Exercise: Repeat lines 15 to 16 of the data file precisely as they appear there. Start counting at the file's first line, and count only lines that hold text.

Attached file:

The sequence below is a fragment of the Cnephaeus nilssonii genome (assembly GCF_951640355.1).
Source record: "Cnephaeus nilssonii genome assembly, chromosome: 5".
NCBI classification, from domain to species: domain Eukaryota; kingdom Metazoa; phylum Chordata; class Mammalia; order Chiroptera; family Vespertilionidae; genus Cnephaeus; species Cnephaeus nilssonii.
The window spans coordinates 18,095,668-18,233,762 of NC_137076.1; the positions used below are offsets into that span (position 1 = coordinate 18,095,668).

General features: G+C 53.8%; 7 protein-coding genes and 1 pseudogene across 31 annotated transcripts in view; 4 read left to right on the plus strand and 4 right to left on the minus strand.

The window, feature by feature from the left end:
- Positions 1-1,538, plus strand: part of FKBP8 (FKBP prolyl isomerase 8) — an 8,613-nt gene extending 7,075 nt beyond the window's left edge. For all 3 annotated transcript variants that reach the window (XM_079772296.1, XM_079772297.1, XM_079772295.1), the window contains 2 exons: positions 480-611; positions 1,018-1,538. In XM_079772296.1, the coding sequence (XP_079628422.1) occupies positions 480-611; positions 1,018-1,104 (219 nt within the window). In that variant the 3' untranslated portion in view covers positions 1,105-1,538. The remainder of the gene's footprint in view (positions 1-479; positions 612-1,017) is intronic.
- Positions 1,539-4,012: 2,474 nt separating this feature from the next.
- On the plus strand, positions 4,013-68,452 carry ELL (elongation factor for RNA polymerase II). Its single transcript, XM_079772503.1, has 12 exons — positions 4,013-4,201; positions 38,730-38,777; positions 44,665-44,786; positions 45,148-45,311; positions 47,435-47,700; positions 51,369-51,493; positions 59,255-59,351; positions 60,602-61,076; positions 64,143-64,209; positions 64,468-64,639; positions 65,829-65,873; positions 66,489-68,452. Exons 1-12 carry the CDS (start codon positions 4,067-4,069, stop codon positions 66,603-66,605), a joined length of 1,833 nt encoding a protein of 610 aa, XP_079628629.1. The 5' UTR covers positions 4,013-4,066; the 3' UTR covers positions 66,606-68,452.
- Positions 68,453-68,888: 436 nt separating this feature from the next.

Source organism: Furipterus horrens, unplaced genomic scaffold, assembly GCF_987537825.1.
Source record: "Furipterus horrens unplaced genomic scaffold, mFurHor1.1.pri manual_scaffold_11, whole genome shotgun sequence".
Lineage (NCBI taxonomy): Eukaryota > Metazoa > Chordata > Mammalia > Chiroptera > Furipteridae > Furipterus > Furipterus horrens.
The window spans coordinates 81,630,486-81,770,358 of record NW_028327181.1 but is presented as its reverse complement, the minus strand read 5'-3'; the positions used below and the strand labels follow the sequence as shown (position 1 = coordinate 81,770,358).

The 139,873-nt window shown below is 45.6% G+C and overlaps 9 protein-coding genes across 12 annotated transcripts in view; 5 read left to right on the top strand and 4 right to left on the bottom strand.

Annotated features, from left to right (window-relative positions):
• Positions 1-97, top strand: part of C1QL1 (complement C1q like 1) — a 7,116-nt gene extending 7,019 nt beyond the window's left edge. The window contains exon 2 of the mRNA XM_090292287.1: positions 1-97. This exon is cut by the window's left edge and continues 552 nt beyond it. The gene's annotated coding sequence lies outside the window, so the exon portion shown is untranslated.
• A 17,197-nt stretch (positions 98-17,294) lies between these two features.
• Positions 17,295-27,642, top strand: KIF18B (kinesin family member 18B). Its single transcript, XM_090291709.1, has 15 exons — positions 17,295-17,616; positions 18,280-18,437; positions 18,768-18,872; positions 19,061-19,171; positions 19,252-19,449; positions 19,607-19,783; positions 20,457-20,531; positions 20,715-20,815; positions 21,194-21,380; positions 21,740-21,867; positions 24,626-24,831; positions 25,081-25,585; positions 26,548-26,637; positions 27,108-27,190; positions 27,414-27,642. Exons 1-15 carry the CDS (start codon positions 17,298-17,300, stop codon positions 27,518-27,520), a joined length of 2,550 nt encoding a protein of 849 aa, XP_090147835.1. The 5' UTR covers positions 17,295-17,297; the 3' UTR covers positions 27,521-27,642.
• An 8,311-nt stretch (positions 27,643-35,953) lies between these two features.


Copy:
The 139,873-nt window shown below is 45.6% G+C and overlaps 9 protein-coding genes across 12 annotated transcripts in view; 5 read left to right on the top strand and 4 right to left on the bottom strand.

Annotated features, from left to right (window-relative positions):